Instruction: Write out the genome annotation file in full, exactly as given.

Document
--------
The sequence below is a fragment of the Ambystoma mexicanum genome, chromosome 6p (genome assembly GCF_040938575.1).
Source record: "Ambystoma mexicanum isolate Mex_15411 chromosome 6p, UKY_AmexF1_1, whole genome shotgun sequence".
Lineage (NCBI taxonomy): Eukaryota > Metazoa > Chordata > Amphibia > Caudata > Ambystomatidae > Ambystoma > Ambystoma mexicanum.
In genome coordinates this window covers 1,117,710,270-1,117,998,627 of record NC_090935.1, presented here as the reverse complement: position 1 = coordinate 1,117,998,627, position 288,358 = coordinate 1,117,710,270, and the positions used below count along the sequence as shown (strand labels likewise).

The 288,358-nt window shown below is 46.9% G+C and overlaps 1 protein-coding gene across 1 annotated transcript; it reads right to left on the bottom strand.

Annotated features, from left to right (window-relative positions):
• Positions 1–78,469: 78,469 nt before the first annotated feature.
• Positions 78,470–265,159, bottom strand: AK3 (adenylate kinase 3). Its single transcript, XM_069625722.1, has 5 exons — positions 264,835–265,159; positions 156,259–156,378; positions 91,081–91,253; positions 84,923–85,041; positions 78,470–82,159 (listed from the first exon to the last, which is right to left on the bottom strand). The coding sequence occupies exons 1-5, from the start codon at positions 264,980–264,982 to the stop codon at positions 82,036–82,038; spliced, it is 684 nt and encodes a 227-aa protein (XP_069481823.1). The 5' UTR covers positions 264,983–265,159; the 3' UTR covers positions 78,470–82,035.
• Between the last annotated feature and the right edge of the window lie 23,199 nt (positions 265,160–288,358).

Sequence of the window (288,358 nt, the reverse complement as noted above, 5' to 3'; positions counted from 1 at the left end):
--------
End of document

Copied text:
The sequence below is a fragment of the Ambystoma mexicanum genome, chromosome 6p (genome assembly GCF_040938575.1).
Source record: "Ambystoma mexicanum isolate Mex_15411 chromosome 6p, UKY_AmexF1_1, whole genome shotgun sequence".
Lineage (NCBI taxonomy): Eukaryota > Metazoa > Chordata > Amphibia > Caudata > Ambystomatidae > Ambystoma > Ambystoma mexicanum.
In genome coordinates this window covers 1,117,710,270-1,117,998,627 of record NC_090935.1, presented here as the reverse complement: position 1 = coordinate 1,117,998,627, position 288,358 = coordinate 1,117,710,270, and the positions used below count along the sequence as shown (strand labels likewise).

The 288,358-nt window shown below is 46.9% G+C and overlaps 1 protein-coding gene across 1 annotated transcript; it reads right to left on the bottom strand.

Annotated features, from left to right (window-relative positions):
• Positions 1–78,469: 78,469 nt before the first annotated feature.
• Positions 78,470–265,159, bottom strand: AK3 (adenylate kinase 3). Its single transcript, XM_069625722.1, has 5 exons — positions 264,835–265,159; positions 156,259–156,378; positions 91,081–91,253; positions 84,923–85,041; positions 78,470–82,159 (listed from the first exon to the last, which is right to left on the bottom strand). The coding sequence occupies exons 1-5, from the start codon at positions 264,980–264,982 to the stop codon at positions 82,036–82,038; spliced, it is 684 nt and encodes a 227-aa protein (XP_069481823.1). The 5' UTR covers positions 264,983–265,159; the 3' UTR covers positions 78,470–82,035.
• Between the last annotated feature and the right edge of the window lie 23,199 nt (positions 265,160–288,358).

Sequence of the window (288,358 nt, the reverse complement as noted above, 5' to 3'; positions counted from 1 at the left end):